Belfast Coastguard finally managed to make communication with the RIB and ensured that they had sufficient fuel to complete their journey to Bangor.  When the RIB arrived in Bangor they were met by the Bangor Coastguard Rescue Team who ensured they were safe and well and offered some safety advice.

Belfast Coastguard Watch Manager Alan Pritchard said:

"We became immediately concerned for the safety of the occupants of the RIB when we were informed that they were heading out in such poor weather conditions, and our worries increased when it became apparent that they had no idea of their position and began heading into the wrong port.  The occupants of the RIB are now safely ashore and although were not in need of medical assistance they were quite badly shaken from the experience as it transpires that they had been trying to reach Bangor for several hours.

When we are informed of incidents such as these it allows the Coastguard to play a proactive role in preventing a situation from worsening by monitoring a vessel's passage.  However, this could have all been prevented by the crew preparing for their journey, advising the Coastguard of their intentions and being aware of their own capabilities and weather conditions."

Published in Rescue
Gary Knox describes himself as a good pool swimmer so why is he swimming from Rathlin to Ballycastle next weekend (weather permitting).....It's all for the RNLI of course. Gary is so impressed by the volunteer commitment of the crews he decided to do the swim to raise funds for the Lifeboats.
Gary explained further 'The swim is from Rathlin to Ballycastle and is planned for the weekend of 4-5 September. I won't be wearing a wetsuit and the swim is approximately 7 miles. Water temperature will be approx. 12 degrees and the challenge isn't so much the distance as the large number of Lions Mane jellyfish which lie between Rathlin and Ballycastle and the very strong and treacherous currents which swirl around the island. I am doing the swim for RNLI in memory of my friend and training partner, Ciaran McGinn who completed the endurance swim in 2007 and raised funds for his charity, Ballycastle RNLI. Training has gone well and I've done a 15K open water swim, Portrush to Portstewart two-way and a swim from Ballycastle to Fairhead in preparation for the event. I've been stung by the jellies and got my body used to the chilly waters. The swim to Fairhead last weekend opened my eyes to the strong currents when I made no progress for 90 mins on way back to Ballycastle and had to jump out onto road and hitch a lift back into town! Hopefully the tides will be kinder to me on day of swim. I'll be accompanied by Portrush kayaker Andrew Bingham who will follow the rib and provide me with an energy drink every hour. In accordance with ILDSA rules, at no time will I be permitted to touch the boat or kayak. Donations can be made online at and there are collection boxes in the shops along the prom in Ballycastle. In the event of bad weather, swim will be rescheduled for mid Sept or October. The swim has a low success rate and is very dependent on conditions and tides on the day'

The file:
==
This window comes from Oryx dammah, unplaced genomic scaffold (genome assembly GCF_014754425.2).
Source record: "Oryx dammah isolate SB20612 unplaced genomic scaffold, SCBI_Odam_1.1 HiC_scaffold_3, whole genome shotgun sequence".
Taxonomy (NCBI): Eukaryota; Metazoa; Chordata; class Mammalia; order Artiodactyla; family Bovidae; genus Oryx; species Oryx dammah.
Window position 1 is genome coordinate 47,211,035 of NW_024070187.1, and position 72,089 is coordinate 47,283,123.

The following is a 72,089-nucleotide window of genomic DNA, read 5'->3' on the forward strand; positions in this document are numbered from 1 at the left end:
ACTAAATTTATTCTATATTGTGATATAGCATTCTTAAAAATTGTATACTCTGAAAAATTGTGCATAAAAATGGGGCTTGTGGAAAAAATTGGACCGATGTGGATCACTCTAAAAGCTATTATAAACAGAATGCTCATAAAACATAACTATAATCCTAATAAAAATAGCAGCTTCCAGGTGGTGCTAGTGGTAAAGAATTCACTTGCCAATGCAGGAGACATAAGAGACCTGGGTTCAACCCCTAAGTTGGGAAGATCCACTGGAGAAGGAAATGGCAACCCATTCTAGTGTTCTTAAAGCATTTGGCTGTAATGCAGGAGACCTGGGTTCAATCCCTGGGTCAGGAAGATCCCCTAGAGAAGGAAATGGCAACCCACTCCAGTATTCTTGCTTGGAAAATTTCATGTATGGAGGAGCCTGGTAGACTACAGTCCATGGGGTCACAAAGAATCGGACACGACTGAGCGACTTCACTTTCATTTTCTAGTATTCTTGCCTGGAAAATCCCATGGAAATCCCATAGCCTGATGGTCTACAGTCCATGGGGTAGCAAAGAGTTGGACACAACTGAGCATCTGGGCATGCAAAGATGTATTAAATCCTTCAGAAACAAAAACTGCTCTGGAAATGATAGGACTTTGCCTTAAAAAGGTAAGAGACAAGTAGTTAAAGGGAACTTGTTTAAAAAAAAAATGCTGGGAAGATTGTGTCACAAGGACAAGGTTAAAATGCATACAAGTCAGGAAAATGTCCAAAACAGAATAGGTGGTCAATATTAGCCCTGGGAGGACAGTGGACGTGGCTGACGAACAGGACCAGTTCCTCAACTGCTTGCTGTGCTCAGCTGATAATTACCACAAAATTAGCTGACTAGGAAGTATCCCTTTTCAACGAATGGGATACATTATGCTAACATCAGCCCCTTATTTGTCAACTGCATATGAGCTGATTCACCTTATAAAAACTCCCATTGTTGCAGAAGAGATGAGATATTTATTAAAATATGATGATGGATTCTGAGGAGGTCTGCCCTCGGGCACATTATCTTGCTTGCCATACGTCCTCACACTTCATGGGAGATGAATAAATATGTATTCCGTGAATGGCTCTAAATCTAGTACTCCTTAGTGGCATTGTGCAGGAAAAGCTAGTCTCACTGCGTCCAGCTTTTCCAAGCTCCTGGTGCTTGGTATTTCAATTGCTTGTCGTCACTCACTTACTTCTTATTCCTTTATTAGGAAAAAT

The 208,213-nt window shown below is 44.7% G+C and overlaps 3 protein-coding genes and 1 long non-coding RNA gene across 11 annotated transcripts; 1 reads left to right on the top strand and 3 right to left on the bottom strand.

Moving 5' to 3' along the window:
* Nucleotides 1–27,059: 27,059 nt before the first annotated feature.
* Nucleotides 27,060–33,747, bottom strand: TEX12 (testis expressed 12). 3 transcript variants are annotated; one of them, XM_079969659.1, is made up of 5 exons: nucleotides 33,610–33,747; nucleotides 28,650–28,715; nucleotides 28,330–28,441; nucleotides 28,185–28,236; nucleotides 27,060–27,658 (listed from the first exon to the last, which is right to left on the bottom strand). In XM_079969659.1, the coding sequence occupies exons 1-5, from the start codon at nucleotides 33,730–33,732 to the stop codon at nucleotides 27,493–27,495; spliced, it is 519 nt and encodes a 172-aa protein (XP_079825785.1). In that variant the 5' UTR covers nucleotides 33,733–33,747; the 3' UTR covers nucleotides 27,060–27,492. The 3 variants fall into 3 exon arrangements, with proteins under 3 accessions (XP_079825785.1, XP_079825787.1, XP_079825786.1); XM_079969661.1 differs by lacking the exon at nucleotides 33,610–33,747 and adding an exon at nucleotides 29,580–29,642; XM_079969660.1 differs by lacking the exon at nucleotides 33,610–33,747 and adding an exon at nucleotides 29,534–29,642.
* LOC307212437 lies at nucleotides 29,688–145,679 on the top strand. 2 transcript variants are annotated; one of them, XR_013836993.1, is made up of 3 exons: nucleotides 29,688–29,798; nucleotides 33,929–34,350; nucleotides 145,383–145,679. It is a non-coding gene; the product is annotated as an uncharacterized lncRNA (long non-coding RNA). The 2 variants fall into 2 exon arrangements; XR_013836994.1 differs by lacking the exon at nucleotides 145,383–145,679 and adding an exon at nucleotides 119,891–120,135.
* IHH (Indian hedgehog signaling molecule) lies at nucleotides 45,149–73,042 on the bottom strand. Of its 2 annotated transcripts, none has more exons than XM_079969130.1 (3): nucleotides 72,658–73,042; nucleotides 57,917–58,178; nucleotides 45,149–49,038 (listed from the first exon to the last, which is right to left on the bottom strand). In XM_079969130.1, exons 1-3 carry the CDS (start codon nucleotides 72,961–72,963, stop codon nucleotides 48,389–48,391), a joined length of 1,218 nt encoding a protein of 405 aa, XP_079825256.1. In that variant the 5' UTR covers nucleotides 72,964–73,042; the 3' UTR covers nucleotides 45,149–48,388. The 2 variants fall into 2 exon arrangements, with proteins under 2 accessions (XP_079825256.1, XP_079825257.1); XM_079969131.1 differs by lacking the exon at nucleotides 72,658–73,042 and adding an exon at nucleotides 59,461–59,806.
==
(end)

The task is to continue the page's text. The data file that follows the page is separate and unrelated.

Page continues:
Gary who is a French teacher, 38, and swimming coach at CAI who took up sea swimming in 2008 and lives in Aghadowey. On Sunday he came down to meet the crew and tell them about the swim.
Judy Barr Lifeboat Press Officer said,
This is an amazing feat for anyone to attempt and we are delighted that Gary is raising funds for our volunteer crews and the Station who depends on donations to keep our two boats available for rescues at sea.'
Published in Sea Swim

The Irish Whale and Dolphin Group believes that the whale spotted off Howth and Dublin Bay last week may be the same marine animal spotted at the foot of cliffs on Rathlin Island. The whale is thought to be moving down the Irish Sea, a rare behaviour for a humpback. Pictures of the sighting have allowed the IWDG identify it as a humpback, but they are waiting for higher-resolution images to match it with its counterpart in Howth.

The whale was spotted off Rathlin on July 11, three days before it surfaced near Dublin. The IWDG has said: "This is an extremely important sighting as it is only the second validated sighting of this species in N. Irish waters.

"In fact, as the previous sighting was closer to Colonsay, Islay, Scotland, we could easily argue that this is in fact the 1st record of a humpback whale in N. Irish waters."